Most of the art in this special installation derives from the Evans-Tibbs Collection, a group of 32 paintings, sculptures, and works on paper by African American artists that Thurlow Evans Tibbs, Jr., (1952–1997) bequeathed to the Corcoran Gallery of Art in 1996. Following the closing of the Corcoran in 2014, the collection (supplemented by one partial gift from Tibbs and 11 works donated in his memory) entered the National Gallery of Art, along with an important archive that Tibbs assembled to document the history of black artists and their work in the United States.
A tireless art dealer, collector, and promoter as well as grandson of the opera star known as Madame Lillian Evanti, Tibbs acquired more than 600 works during his short life. While the Evans-Tibbs Collection ranges from the 1890s to the 1990s, this selection focuses on art from the mid-twentieth century. Even this small grouping reveals the great variety of subjects, styles, and positions that African American artists staked out, often against the odds, within the history of modernism. With this display, the National Gallery of Art continues the work of the Corcoran in advancing Tibbs’s legacy.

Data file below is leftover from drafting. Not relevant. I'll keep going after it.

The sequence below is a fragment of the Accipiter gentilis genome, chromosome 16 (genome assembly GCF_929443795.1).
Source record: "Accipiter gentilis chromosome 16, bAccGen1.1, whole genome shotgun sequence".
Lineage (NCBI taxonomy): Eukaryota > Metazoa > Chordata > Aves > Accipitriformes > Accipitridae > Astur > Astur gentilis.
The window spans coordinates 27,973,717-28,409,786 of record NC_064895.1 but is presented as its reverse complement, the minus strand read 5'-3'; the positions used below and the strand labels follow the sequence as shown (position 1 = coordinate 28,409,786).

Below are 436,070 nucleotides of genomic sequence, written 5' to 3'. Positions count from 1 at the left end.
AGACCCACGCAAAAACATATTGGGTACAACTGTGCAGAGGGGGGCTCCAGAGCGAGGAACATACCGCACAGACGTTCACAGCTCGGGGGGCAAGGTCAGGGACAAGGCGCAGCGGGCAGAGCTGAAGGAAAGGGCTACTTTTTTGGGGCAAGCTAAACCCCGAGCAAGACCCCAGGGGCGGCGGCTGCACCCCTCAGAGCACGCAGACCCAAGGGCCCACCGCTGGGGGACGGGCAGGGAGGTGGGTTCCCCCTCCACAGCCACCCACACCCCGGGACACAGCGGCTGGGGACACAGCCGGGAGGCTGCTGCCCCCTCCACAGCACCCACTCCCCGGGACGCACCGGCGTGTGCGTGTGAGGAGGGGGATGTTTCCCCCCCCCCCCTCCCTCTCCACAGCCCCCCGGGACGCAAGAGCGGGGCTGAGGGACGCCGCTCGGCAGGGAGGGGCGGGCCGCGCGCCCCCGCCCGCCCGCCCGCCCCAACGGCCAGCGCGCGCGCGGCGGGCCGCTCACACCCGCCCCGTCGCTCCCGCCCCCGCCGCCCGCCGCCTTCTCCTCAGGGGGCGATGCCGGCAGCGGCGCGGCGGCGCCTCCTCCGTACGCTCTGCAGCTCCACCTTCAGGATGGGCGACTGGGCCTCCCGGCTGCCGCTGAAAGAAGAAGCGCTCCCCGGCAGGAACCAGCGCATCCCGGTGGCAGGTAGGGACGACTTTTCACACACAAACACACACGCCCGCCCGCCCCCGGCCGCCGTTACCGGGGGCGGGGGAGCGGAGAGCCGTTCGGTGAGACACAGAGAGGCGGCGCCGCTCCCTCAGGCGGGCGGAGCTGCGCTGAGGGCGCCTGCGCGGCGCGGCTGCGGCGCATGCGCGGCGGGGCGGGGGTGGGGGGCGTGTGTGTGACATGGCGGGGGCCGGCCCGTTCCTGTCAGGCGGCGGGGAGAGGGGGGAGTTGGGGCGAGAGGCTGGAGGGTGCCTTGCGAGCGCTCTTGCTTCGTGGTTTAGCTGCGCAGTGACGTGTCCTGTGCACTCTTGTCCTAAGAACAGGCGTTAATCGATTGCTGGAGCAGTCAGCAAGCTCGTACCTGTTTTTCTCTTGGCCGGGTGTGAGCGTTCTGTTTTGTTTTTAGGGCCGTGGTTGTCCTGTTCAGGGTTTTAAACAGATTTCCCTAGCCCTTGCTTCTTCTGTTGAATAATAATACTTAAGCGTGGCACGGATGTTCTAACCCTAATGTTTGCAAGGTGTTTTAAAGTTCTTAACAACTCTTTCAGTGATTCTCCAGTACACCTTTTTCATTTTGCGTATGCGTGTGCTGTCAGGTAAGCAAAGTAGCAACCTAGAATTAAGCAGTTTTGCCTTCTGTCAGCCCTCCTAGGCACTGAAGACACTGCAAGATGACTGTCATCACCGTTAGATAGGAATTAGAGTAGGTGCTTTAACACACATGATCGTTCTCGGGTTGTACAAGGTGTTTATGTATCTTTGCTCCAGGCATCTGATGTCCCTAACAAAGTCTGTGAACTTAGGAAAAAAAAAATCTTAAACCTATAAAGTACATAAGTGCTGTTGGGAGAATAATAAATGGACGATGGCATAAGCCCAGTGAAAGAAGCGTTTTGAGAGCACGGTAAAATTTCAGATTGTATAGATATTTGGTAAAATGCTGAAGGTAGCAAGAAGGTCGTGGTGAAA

The installation is curated by Harry Cooper, senior curator of modern art, National Gallery of Art.